If you are seriously interested, then maybe one of them could weigh and measure the instrument for you.

 

Those German 20B concertinas on the link you sent look a bit larger and heavier than the Lachenal 20B to me, but hard to tell. Interesting to see the buttons aligned with the edge, rather than across the corner, on both these and the 10B you are working on now.

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Thank you, Wolf!

 

Foolishly figured Search covered all the site. About the time you were posting, I was prowling Castiglione online. C-net didn't post your reply until 2 hours later. Found two incidents in my own search. I'd say the write-up here and those two both say they are both a business and an individual which is the best resource we may have locally, but proceed with caution and be sure you're satisfied with what you want to buy before you buy it.

 

Yes, the promised set-up of Canadian list-member, Troy, also gives me concern about their repair department. It's worrisome that Troy needed to resort to the Better Business Bureau for even a partial refund to pay for set-up to be done by someone else.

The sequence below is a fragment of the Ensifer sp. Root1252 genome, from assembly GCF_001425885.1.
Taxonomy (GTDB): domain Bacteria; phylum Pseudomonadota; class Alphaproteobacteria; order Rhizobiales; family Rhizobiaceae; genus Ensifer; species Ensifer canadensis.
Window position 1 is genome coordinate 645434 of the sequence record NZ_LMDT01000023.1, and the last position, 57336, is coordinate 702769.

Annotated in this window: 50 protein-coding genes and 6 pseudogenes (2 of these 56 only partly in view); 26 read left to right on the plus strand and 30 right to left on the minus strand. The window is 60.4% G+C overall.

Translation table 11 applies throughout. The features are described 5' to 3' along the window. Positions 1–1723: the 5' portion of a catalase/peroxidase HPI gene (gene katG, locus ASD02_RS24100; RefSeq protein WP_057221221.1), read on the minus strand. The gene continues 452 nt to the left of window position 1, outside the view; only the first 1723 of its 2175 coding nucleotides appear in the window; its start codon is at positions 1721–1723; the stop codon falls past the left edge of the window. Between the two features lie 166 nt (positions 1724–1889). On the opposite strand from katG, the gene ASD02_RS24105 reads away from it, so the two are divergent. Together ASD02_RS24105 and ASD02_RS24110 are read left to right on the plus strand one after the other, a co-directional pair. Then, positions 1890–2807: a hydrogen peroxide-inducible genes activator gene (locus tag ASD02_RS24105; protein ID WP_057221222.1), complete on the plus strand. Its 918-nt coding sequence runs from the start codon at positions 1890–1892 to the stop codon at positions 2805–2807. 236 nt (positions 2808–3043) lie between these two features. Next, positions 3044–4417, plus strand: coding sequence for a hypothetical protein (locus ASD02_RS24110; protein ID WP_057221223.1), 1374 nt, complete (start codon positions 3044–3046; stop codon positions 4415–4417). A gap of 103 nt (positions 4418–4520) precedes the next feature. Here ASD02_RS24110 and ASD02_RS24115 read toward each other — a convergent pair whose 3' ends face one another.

It's rather like buying via Ebay. It doesn't leave me feeling as secure as I might wish. I suppose any business with a large enough clientele and years of operation can expect a few people dissatisfied. I know Elderly Instruments, which I highly regard, sends business their way, but probably because Elderly doesn't have people highly knowledgeable when it comes to concertinas and accordions. Accordions are Castiglione's strength. Concertinas are an after-thought they carry simply because it's a relative of the accordion. When it comes to button boxes/melodeons, they don't even want to be bothered. This lack of priority is important, also the fact that their return policy is only for credit toward another instrument. Their website homepage mentions "We have an exchange policy - Inquire for details." I don't recall if that was what was offered to Troy, but it definitely came up in the other one star reviews at http://www.yelp.com/biz/castiglione-warren and http://www.yellowpages.com/warren-mi/mip/castiglione-accordions-11771037?lid=11771037 . Those reviews and Troy's experience documented here are the only reviews online. In all fairness, I know people tend to write only either complaints or glowing reviews, while locally they've a good reputation.